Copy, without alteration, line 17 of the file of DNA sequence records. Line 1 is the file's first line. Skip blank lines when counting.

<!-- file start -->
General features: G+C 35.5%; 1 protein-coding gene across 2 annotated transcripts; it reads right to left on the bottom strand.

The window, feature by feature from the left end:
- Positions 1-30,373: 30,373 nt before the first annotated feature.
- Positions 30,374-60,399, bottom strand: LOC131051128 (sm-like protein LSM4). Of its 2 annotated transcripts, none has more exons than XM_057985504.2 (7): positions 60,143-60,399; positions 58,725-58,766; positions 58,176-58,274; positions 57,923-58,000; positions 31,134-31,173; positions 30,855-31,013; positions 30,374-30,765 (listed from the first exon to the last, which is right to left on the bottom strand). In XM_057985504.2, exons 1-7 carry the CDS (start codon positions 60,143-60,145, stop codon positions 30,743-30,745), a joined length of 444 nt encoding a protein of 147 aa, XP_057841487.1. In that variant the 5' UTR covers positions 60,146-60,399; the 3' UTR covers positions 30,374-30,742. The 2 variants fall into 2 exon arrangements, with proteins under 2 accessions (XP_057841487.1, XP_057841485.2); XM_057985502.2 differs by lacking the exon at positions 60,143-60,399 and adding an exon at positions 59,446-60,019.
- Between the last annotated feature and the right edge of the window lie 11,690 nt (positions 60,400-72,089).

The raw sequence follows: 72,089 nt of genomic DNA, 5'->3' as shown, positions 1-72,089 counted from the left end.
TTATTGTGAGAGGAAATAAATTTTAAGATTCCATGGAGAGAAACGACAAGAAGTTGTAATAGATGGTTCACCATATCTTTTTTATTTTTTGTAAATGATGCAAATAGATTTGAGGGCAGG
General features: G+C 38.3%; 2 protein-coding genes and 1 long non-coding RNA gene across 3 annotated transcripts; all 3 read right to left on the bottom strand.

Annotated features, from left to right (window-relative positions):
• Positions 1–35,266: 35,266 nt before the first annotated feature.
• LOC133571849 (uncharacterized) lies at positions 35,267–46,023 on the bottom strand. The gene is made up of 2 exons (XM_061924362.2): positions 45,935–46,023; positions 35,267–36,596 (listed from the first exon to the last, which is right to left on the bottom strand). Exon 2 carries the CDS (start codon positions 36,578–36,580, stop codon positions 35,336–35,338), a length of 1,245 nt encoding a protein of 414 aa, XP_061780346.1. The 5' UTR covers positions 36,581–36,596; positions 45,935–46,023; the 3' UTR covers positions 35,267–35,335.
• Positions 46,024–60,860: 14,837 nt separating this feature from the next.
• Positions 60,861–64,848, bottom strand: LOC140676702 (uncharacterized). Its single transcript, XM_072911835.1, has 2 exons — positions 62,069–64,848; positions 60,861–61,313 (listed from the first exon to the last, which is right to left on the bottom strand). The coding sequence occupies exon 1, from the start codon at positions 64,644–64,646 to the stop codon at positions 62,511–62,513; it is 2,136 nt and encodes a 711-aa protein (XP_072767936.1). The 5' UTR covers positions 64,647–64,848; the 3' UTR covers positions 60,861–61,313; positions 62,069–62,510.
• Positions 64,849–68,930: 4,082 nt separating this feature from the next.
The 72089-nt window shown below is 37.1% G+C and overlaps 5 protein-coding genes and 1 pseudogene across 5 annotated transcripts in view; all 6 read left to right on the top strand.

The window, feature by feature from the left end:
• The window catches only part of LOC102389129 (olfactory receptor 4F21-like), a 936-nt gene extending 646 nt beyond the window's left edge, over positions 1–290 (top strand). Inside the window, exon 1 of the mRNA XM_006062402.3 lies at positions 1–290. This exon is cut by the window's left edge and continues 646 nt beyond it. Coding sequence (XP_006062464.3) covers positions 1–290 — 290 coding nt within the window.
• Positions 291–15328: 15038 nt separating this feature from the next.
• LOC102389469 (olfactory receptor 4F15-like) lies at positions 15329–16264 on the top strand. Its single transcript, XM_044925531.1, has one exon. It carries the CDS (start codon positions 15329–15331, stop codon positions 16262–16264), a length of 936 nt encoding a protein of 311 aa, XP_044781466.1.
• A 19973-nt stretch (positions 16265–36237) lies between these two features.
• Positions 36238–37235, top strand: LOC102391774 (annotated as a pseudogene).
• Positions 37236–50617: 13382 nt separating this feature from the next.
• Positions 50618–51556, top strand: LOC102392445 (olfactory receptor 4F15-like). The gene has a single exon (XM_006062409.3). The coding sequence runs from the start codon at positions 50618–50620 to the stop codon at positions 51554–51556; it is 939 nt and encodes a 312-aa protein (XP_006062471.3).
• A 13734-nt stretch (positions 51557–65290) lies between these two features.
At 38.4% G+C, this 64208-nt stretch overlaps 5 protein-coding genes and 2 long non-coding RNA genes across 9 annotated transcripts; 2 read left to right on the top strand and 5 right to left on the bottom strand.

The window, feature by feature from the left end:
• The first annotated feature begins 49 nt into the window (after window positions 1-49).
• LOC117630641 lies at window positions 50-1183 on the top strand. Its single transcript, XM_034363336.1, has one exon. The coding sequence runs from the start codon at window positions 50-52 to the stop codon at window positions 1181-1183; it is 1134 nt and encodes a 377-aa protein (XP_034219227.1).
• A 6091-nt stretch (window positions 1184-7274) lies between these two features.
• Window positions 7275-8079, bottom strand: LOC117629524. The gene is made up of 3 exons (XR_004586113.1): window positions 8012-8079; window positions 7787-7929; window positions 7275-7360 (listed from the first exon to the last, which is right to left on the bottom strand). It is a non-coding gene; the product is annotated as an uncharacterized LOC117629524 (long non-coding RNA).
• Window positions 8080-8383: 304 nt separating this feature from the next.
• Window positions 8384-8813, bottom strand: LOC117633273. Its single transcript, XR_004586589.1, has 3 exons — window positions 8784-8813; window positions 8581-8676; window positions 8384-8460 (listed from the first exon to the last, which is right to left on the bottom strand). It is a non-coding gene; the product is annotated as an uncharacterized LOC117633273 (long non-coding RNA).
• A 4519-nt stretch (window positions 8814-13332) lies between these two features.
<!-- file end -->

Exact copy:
• The window catches only part of LOC102389129 (olfactory receptor 4F21-like), a 936-nt gene extending 646 nt beyond the window's left edge, over positions 1–290 (top strand). Inside the window, exon 1 of the mRNA XM_006062402.3 lies at positions 1–290. This exon is cut by the window's left edge and continues 646 nt beyond it. Coding sequence (XP_006062464.3) covers positions 1–290 — 290 coding nt within the window.